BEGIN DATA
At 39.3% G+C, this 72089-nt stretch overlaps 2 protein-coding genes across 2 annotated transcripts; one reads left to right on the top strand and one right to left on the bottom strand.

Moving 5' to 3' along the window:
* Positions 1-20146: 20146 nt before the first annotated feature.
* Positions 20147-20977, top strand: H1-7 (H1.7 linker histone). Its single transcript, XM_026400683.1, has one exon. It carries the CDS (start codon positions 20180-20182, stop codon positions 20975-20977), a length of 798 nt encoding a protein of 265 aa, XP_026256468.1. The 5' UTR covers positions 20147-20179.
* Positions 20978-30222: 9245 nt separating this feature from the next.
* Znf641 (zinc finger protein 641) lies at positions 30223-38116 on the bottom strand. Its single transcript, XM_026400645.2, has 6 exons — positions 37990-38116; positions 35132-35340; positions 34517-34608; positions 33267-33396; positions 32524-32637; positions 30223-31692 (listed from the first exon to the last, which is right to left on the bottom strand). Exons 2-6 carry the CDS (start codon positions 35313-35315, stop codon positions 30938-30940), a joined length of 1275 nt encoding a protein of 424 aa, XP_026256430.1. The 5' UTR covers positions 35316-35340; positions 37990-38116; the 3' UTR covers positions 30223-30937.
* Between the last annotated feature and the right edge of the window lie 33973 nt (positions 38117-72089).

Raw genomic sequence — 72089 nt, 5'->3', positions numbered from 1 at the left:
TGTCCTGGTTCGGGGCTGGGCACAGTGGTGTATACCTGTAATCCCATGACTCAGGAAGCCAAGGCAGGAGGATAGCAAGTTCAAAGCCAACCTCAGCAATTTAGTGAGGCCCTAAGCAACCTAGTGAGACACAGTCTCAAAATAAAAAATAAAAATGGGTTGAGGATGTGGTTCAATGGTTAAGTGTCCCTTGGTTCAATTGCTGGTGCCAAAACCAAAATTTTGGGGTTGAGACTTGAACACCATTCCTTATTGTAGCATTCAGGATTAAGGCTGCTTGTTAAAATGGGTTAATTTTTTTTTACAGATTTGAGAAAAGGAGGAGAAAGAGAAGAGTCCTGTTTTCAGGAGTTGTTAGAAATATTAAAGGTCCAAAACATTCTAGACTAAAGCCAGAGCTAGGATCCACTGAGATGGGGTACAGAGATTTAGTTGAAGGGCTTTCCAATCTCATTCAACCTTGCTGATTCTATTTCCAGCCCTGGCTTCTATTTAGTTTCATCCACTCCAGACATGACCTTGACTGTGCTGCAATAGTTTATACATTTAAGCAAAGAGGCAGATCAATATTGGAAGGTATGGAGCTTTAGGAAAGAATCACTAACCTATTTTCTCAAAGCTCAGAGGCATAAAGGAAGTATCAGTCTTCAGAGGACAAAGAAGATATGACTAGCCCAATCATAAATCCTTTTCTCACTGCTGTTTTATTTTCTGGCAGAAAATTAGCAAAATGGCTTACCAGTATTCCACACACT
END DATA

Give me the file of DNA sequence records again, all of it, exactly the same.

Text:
At 39.3% G+C, this 72089-nt stretch overlaps 2 protein-coding genes across 2 annotated transcripts; one reads left to right on the top strand and one right to left on the bottom strand.

Moving 5' to 3' along the window:
* Positions 1-20146: 20146 nt before the first annotated feature.
* Positions 20147-20977, top strand: H1-7 (H1.7 linker histone). Its single transcript, XM_026400683.1, has one exon. It carries the CDS (start codon positions 20180-20182, stop codon positions 20975-20977), a length of 798 nt encoding a protein of 265 aa, XP_026256468.1. The 5' UTR covers positions 20147-20179.
* Positions 20978-30222: 9245 nt separating this feature from the next.
* Znf641 (zinc finger protein 641) lies at positions 30223-38116 on the bottom strand. Its single transcript, XM_026400645.2, has 6 exons — positions 37990-38116; positions 35132-35340; positions 34517-34608; positions 33267-33396; positions 32524-32637; positions 30223-31692 (listed from the first exon to the last, which is right to left on the bottom strand). Exons 2-6 carry the CDS (start codon positions 35313-35315, stop codon positions 30938-30940), a joined length of 1275 nt encoding a protein of 424 aa, XP_026256430.1. The 5' UTR covers positions 35316-35340; positions 37990-38116; the 3' UTR covers positions 30223-30937.
* Between the last annotated feature and the right edge of the window lie 33973 nt (positions 38117-72089).

Raw genomic sequence — 72089 nt, 5'->3', positions numbered from 1 at the left:
TGTCCTGGTTCGGGGCTGGGCACAGTGGTGTATACCTGTAATCCCATGACTCAGGAAGCCAAGGCAGGAGGATAGCAAGTTCAAAGCCAACCTCAGCAATTTAGTGAGGCCCTAAGCAACCTAGTGAGACACAGTCTCAAAATAAAAAATAAAAATGGGTTGAGGATGTGGTTCAATGGTTAAGTGTCCCTTGGTTCAATTGCTGGTGCCAAAACCAAAATTTTGGGGTTGAGACTTGAACACCATTCCTTATTGTAGCATTCAGGATTAAGGCTGCTTGTTAAAATGGGTTAATTTTTTTTTACAGATTTGAGAAAAGGAGGAGAAAGAGAAGAGTCCTGTTTTCAGGAGTTGTTAGAAATATTAAAGGTCCAAAACATTCTAGACTAAAGCCAGAGCTAGGATCCACTGAGATGGGGTACAGAGATTTAGTTGAAGGGCTTTCCAATCTCATTCAACCTTGCTGATTCTATTTCCAGCCCTGGCTTCTATTTAGTTTCATCCACTCCAGACATGACCTTGACTGTGCTGCAATAGTTTATACATTTAAGCAAAGAGGCAGATCAATATTGGAAGGTATGGAGCTTTAGGAAAGAATCACTAACCTATTTTCTCAAAGCTCAGAGGCATAAAGGAAGTATCAGTCTTCAGAGGACAAAGAAGATATGACTAGCCCAATCATAAATCCTTTTCTCACTGCTGTTTTATTTTCTGGCAGAAAATTAGCAAAATGGCTTACCAGTATTCCACACACT